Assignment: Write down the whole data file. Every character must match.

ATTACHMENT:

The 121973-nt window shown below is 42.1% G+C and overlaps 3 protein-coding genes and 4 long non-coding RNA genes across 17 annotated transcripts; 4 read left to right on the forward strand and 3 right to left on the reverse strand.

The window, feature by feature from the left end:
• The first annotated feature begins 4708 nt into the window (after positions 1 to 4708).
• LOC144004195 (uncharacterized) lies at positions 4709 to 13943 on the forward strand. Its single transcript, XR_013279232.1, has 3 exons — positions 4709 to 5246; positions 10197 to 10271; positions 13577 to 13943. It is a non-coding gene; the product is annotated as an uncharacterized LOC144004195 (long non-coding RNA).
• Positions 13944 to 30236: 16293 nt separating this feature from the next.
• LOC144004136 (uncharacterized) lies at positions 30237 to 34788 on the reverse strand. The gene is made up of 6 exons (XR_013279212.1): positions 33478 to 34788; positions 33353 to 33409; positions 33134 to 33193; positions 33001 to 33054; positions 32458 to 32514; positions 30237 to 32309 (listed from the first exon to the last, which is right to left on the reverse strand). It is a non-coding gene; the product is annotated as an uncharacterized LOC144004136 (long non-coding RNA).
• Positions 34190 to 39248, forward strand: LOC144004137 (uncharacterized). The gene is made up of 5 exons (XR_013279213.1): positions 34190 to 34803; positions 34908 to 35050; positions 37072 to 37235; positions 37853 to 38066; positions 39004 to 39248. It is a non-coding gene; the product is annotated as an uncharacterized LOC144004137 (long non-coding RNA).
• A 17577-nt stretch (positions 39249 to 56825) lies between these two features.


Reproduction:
The 121973-nt window shown below is 42.1% G+C and overlaps 3 protein-coding genes and 4 long non-coding RNA genes across 17 annotated transcripts; 4 read left to right on the forward strand and 3 right to left on the reverse strand.

The window, feature by feature from the left end:
• The first annotated feature begins 4708 nt into the window (after positions 1 to 4708).
• LOC144004195 (uncharacterized) lies at positions 4709 to 13943 on the forward strand. Its single transcript, XR_013279232.1, has 3 exons — positions 4709 to 5246; positions 10197 to 10271; positions 13577 to 13943. It is a non-coding gene; the product is annotated as an uncharacterized LOC144004195 (long non-coding RNA).
• Positions 13944 to 30236: 16293 nt separating this feature from the next.
• LOC144004136 (uncharacterized) lies at positions 30237 to 34788 on the reverse strand. The gene is made up of 6 exons (XR_013279212.1): positions 33478 to 34788; positions 33353 to 33409; positions 33134 to 33193; positions 33001 to 33054; positions 32458 to 32514; positions 30237 to 32309 (listed from the first exon to the last, which is right to left on the reverse strand). It is a non-coding gene; the product is annotated as an uncharacterized LOC144004136 (long non-coding RNA).
• Positions 34190 to 39248, forward strand: LOC144004137 (uncharacterized). The gene is made up of 5 exons (XR_013279213.1): positions 34190 to 34803; positions 34908 to 35050; positions 37072 to 37235; positions 37853 to 38066; positions 39004 to 39248. It is a non-coding gene; the product is annotated as an uncharacterized LOC144004137 (long non-coding RNA).
• A 17577-nt stretch (positions 39249 to 56825) lies between these two features.